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Recombinant adeno-associated virus (rAAV) expressing the gene for retinitis pigmentosa GTPAse regulation (RPGR) for the functional and structural rescue of photoreceptor cells of the eye as gene therapy for retinal degeneration and vision loss.
Retinitis pigmentosa (RP) is a genetic form of early-onset retinal degeneration that occurs in 1 in 4000 individuals worldwide. Mutations in the RPGR gene are the leading cause of the X-linked form of RP (XLRP), where symptoms rapidly progress from impaired nighttime vision, to reduced visual field and loss of visual acuity, to patients ultimately becoming legally blind. However, there are currently no successful treatments available for patients suffering from XLRP.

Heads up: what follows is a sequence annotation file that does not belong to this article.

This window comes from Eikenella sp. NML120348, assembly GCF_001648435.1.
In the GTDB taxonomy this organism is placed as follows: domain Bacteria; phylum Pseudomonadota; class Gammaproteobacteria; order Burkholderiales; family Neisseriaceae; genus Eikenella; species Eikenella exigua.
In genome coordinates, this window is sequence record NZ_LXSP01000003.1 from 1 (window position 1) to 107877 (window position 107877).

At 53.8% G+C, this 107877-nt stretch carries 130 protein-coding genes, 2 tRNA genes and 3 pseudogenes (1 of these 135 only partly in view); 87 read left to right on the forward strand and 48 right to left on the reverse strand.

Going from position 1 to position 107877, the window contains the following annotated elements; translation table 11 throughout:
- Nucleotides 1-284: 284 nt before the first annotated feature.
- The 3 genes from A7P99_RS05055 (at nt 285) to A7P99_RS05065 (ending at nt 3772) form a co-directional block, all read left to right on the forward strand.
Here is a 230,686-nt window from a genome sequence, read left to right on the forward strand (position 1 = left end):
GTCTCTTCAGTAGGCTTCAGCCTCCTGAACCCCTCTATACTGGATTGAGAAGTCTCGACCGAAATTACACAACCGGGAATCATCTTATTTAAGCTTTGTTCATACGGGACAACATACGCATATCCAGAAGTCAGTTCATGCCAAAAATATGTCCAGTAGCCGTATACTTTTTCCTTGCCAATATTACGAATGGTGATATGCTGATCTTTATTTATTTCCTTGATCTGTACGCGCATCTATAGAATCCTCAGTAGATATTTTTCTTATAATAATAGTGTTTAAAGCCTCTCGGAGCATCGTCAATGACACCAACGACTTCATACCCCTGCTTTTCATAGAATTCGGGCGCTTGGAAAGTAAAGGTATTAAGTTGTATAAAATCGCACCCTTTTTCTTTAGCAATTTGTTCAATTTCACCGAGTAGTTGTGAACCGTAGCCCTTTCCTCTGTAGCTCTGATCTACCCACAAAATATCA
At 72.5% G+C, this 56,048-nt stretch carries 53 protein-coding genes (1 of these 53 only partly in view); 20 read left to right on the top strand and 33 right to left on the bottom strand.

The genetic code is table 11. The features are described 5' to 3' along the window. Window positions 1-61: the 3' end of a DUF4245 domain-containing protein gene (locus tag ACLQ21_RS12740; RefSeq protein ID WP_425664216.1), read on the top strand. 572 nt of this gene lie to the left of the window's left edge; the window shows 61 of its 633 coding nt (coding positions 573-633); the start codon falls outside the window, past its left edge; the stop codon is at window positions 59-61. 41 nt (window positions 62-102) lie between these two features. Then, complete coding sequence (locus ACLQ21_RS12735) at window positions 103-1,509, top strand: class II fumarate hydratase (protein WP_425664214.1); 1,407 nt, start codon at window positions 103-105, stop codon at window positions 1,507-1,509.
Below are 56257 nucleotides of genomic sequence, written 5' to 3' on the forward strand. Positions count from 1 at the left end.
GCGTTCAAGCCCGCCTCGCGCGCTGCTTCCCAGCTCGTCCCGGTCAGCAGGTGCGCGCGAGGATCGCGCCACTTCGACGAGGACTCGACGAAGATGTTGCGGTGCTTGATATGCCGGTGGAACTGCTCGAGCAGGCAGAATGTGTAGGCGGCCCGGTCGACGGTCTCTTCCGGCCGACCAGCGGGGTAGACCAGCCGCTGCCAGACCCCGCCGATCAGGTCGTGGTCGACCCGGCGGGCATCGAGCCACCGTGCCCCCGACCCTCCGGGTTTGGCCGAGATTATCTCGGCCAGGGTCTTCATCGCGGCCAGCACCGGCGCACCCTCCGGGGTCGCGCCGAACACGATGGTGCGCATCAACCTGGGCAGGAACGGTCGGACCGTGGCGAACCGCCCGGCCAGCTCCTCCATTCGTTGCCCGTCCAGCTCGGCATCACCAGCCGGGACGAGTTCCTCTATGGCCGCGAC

Dr. Beltran and colleagues at the University of Pennsylvania and the University of Florida have been developing an AAV-mediated gene therapy for the treatment of XLRP. Recombinant AAV carrying a stabilized form of the human RPGR gene under the control of a retinal photoreceptor promoter were synthesized. Delivery of the vector in preclinical RPGR XLRP canine models revealed that, depending upon the timing of administration, treatment could either prevent disease development or arrest its progression. Additionally, for those studies wherein degeneration had already begun, treatment was able to restore the remaining photoreceptors’ structure and function. This approach has demonstrated long-lasting therapeutic effects (>2 years) after one injection, making this a clinical candidate ready for additional development.